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Ecol Evol. 2017 September; 7(17): 6839–6849.
Published online 2017 July 27. doi:  10.1002/ece3.3228
PMCID: PMC5587490

The second Southern African Bird Atlas Project: Causes and consequences of geographical sampling bias

Sanet Hugocorresponding author 1 , 2 and Res Altwegg 2 , 3

Abstract

Using the Southern African Bird Atlas Project (SABAP2) as a case study, we examine the possible determinants of spatial bias in volunteer sampling effort and how well such biased data represent environmental gradients across the area covered by the atlas. For each province in South Africa, we used generalized linear mixed models to determine the combination of variables that explain spatial variation in sampling effort (number of visits per 5′ × 5′ grid cell, or “pentad”). The explanatory variables were distance to major road and exceptional birding locations or “sampling hubs,” percentage cover of protected, urban, and cultivated area, and the climate variables mean annual precipitation, winter temperatures, and summer temperatures. Further, we used the climate variables and plant biomes to define subsets of pentads representing environmental zones across South Africa, Lesotho, and Swaziland. For each environmental zone, we quantified sampling intensity, and we assessed sampling completeness with species accumulation curves fitted to the asymptotic Lomolino model. Sampling effort was highest close to sampling hubs, major roads, urban areas, and protected areas. Cultivated area and the climate variables were less important. Further, environmental zones were not evenly represented by current data and the zones varied in the amount of sampling required representing the species that are present. SABAP2 volunteers' preferences in birding locations cause spatial bias in the dataset that should be taken into account when analyzing these data. Large parts of South Africa remain underrepresented, which may restrict the kind of ecological questions that may be addressed. However, sampling bias may be improved by directing volunteers toward undersampled regions while taking into account volunteer preferences.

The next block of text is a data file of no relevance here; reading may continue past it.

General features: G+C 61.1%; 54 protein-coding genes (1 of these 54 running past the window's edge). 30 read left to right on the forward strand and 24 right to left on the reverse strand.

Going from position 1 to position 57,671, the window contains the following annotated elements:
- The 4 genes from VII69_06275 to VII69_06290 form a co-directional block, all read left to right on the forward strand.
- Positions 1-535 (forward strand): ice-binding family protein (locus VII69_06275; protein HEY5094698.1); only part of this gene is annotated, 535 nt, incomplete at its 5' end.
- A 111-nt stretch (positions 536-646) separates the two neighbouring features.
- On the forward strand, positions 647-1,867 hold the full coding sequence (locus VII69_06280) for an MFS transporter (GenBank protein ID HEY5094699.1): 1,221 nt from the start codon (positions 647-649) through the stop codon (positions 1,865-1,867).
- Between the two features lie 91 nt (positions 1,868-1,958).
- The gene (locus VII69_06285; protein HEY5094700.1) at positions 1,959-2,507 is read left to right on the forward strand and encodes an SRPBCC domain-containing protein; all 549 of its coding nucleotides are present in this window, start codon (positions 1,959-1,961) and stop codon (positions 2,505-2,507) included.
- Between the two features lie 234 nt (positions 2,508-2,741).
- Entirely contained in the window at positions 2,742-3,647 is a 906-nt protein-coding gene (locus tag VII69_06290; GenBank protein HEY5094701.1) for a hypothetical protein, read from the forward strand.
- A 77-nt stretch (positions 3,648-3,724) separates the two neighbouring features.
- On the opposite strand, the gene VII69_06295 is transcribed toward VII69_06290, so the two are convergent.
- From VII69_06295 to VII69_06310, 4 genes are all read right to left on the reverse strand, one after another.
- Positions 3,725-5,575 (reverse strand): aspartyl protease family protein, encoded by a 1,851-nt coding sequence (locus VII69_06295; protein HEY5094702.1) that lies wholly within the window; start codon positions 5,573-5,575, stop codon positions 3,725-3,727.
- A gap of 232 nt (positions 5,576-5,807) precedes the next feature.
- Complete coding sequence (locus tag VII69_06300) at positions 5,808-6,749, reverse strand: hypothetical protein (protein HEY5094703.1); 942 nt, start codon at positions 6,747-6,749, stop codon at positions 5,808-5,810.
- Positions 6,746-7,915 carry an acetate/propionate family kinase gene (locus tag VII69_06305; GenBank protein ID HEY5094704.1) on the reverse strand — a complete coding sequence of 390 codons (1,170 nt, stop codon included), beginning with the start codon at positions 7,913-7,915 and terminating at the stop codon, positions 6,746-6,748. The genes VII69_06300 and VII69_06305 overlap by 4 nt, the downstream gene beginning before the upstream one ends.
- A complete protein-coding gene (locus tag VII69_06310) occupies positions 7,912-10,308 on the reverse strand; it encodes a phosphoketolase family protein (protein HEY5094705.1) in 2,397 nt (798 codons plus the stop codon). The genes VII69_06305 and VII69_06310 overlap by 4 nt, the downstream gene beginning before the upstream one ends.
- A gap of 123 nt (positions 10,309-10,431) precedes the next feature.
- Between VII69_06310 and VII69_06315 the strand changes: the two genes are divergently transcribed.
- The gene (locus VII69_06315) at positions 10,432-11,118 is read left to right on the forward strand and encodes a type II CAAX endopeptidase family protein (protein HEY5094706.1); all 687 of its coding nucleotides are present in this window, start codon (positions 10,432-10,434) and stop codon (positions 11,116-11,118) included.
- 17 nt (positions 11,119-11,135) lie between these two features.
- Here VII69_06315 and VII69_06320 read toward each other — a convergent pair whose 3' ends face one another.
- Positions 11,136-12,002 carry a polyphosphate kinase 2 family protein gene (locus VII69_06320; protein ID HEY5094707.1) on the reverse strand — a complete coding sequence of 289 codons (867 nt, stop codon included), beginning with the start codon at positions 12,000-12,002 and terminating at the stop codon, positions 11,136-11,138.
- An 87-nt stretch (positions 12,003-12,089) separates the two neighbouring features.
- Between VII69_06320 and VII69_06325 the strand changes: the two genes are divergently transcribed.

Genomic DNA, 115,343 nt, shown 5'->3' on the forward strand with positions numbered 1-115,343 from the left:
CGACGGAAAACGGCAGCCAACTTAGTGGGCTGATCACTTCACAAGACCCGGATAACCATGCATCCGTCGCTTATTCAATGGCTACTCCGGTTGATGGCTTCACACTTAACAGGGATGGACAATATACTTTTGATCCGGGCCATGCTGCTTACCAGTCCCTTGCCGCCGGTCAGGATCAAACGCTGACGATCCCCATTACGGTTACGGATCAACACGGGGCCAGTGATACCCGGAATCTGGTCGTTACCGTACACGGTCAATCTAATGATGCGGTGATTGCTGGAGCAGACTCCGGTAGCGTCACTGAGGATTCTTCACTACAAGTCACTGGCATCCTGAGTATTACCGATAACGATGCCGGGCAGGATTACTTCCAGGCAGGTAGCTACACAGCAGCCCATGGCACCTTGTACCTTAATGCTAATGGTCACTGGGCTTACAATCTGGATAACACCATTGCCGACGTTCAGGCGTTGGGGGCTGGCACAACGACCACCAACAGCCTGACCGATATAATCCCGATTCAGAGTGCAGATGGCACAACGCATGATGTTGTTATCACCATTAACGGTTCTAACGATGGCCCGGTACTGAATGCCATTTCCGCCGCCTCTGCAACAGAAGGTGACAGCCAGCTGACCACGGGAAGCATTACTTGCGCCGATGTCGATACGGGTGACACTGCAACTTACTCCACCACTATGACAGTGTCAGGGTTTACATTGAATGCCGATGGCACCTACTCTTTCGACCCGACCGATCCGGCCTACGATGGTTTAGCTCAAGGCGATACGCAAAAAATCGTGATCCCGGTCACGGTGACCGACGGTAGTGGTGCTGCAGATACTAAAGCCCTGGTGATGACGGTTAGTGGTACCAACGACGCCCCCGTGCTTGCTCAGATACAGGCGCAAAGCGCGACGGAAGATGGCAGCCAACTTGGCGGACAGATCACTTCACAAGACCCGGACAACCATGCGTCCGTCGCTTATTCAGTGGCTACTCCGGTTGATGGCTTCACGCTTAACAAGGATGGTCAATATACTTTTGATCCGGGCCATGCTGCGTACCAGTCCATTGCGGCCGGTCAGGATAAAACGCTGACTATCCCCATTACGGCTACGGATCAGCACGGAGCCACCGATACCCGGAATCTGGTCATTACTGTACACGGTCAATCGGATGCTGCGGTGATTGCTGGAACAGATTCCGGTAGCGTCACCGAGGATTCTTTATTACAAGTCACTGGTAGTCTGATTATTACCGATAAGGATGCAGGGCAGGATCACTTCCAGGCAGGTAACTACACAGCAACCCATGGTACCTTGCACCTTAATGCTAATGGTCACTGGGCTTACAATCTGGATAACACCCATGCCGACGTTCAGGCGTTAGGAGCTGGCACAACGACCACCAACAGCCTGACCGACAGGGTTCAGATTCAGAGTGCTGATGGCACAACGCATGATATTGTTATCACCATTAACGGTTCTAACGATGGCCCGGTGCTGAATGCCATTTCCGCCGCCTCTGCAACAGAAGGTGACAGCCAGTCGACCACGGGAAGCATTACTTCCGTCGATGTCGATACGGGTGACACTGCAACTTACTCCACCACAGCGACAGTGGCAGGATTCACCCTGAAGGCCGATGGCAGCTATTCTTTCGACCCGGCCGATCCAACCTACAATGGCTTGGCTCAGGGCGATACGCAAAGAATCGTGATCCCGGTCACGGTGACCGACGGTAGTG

Keywords: citizen science, occupancy modeling, sampling effort, spatial bias, species accumulation curves, species distribution atlas, species distribution modeling

1. INTRODUCTION